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Google Accessible Search Released 134

Posted by timothy
from the what-about-one-for-people-like-me dept.
Philipp Lenssen writes "Google today released Accessible Search, a Google Labs product aiming to rank higher pages which are optimized for blind users. Google asks you to adhere to the W3C's Web Content Accessibility Guidelines if you want to make sure your pages are accessible (and thus, rank better on Google Accessible Search). I wrote a small tool to compare results of default and accessible results."
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Google Accessible Search Released

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  • Accessible pages typically mean you don't rely on tables to present your content, yet Google still does. Otherwise, very nice to see.
    • by laffer1 (701823) <(luke) (at) (foolishgames.com)> on Thursday July 20, 2006 @01:06PM (#15750973) Homepage Journal
      It depends. If you actually talk to a blind person, tables aren't as annoying as people using characters between links. For instance, doing navigation with a pipe (vertical bar) or some other character sounds strange to them. I worked for someone who was blind and owned their own business for a time. He said cnet was one of the most annoying web properties for him to use. At the time their navigation sounded terrible and was quite randomly placed. He also didn't like navigation at the top as much except on the first page. Worst of all, he hated hearing. about us vertical bar products veritcal bar etc...

      Oh and he used Internet explorer. His software tied in with that so it looked like an ie hit and even tried to load all the crap everyone else deals with in IE. He did IE on windows using a dell.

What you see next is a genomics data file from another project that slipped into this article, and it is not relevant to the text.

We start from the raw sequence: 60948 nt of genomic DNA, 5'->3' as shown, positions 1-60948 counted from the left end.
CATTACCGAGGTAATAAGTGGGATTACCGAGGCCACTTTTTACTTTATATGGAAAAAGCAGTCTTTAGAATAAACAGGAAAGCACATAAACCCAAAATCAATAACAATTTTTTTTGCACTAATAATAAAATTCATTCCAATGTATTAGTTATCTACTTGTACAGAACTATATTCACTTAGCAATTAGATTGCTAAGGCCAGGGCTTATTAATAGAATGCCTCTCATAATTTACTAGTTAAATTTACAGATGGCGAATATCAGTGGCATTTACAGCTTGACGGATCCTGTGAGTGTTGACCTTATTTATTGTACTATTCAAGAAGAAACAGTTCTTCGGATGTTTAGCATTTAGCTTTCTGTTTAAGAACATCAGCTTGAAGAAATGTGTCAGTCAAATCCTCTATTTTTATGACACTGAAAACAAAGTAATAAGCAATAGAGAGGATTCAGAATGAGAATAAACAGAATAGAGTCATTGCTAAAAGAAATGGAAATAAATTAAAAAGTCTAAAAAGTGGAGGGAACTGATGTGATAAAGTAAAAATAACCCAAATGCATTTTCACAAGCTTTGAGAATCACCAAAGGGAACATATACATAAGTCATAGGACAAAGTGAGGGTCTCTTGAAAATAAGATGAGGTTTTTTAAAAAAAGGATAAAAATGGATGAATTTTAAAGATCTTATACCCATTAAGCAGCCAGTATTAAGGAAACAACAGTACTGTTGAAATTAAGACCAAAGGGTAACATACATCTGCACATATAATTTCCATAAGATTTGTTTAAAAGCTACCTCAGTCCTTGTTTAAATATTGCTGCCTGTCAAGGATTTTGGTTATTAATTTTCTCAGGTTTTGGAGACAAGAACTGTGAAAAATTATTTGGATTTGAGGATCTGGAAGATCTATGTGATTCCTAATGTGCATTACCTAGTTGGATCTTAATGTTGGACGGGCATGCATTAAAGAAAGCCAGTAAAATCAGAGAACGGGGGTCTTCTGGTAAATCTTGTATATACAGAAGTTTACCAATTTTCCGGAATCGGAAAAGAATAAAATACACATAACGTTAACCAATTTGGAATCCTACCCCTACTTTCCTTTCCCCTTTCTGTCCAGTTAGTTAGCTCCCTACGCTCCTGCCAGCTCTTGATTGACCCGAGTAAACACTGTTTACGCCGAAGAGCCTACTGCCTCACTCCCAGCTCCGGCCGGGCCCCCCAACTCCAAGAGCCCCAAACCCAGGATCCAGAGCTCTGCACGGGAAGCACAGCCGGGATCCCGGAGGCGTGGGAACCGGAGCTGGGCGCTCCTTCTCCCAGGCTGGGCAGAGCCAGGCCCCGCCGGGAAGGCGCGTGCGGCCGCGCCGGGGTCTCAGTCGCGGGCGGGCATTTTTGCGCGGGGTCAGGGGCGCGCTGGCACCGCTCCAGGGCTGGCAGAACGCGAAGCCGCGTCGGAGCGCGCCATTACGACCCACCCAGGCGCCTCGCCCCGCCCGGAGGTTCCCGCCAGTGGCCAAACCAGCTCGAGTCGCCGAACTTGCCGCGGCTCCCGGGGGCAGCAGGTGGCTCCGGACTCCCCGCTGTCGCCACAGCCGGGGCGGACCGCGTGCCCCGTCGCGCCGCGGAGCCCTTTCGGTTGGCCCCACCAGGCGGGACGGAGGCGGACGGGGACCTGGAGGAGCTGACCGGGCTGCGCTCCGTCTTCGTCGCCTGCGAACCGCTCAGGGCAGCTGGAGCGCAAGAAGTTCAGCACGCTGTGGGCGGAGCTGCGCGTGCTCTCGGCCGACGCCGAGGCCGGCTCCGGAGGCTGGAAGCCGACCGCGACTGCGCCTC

• huh, I never thought about how a blind person my be experiencing my pages... and I've almost always used vertical bars to separate navigation links! Even still my page seems to pop up earlier in the "Accessible" search, probably because it conforms to W3C strict.

        Anyone know of any resources for improving your sites for the visually impaired, or even some sort of tool that will let me experience my sites as a blind person would... it might help for some perspective.

        And here I thought I was getting the
      • by jZnat (793348) *

        For instance, doing navigation with a pipe (vertical bar) or some other character sounds strange to them.

        Which is why I use unordered lists for lists of links. Using CSS, you can just do this:

        #someId li { display: inline; }
        #someId::after { content: ' | '; }

        And if XHTML 2.0 ever gains traction, making navigational lists is as easy as:

        <nl>
        <li href='/some/link/'>Description of link</li>
        </nl>

    • by IdahoEv (195056) on Thursday July 20, 2006 @01:09PM (#15750998) Homepage
      Indeed. Point 5 of the guidelines:
      Tables should be used to mark up truly tabular information ("data tables"). Content developers should avoid using them to lay out pages ("layout tables"). Tables for any use also present special problems to users of screen readers (refer to checkpoint 10.3).